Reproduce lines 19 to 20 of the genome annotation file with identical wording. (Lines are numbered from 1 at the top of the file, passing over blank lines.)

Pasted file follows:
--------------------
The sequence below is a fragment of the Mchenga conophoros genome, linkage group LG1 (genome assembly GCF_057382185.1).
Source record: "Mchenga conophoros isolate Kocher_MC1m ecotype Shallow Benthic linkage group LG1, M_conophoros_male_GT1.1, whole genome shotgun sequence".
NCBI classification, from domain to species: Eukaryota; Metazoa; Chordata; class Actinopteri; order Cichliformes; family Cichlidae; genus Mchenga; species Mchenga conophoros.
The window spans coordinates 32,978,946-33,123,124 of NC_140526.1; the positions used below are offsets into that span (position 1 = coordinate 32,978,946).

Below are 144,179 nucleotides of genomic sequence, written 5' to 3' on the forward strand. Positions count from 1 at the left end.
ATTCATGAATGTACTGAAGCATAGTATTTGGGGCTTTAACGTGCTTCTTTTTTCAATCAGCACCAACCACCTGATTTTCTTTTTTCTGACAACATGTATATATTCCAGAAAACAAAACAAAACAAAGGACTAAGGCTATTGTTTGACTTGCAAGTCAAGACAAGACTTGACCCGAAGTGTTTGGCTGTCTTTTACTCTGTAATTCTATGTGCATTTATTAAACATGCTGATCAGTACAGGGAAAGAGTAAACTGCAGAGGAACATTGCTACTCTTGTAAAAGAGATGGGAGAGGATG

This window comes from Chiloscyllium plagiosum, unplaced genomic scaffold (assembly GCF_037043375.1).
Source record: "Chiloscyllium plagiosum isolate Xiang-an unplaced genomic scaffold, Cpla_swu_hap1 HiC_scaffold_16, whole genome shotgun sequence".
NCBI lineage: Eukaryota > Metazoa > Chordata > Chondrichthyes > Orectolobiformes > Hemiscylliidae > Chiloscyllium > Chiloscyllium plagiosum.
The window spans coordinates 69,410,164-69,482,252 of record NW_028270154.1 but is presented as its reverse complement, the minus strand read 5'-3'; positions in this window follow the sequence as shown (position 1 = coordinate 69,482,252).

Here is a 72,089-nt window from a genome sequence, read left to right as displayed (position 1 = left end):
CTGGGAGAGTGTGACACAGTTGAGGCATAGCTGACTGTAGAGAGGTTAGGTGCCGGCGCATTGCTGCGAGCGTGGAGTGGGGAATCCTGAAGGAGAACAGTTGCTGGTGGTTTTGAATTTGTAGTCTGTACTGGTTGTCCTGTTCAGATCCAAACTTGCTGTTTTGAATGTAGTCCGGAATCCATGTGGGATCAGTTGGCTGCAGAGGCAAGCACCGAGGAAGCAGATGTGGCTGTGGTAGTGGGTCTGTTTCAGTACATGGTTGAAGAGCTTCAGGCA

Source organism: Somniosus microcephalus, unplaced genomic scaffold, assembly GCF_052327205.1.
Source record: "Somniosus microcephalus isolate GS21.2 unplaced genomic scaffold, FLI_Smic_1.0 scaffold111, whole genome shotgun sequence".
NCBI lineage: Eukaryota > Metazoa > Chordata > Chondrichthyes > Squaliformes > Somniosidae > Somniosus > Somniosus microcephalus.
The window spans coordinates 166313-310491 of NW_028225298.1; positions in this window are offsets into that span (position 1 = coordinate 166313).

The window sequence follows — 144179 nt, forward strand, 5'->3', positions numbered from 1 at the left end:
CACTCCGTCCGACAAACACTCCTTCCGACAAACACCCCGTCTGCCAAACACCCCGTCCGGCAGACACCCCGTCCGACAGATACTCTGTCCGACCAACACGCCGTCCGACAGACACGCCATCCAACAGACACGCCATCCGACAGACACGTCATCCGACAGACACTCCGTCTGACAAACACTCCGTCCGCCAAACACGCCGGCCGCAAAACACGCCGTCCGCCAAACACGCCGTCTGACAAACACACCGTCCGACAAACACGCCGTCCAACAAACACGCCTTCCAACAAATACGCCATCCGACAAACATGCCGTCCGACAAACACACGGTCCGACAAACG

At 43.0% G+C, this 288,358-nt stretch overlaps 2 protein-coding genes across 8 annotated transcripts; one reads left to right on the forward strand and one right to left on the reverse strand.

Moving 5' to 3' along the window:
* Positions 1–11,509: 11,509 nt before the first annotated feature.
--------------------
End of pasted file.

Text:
At 43.0% G+C, this 288,358-nt stretch overlaps 2 protein-coding genes across 8 annotated transcripts; one reads left to right on the forward strand and one right to left on the reverse strand.

Moving 5' to 3' along the window: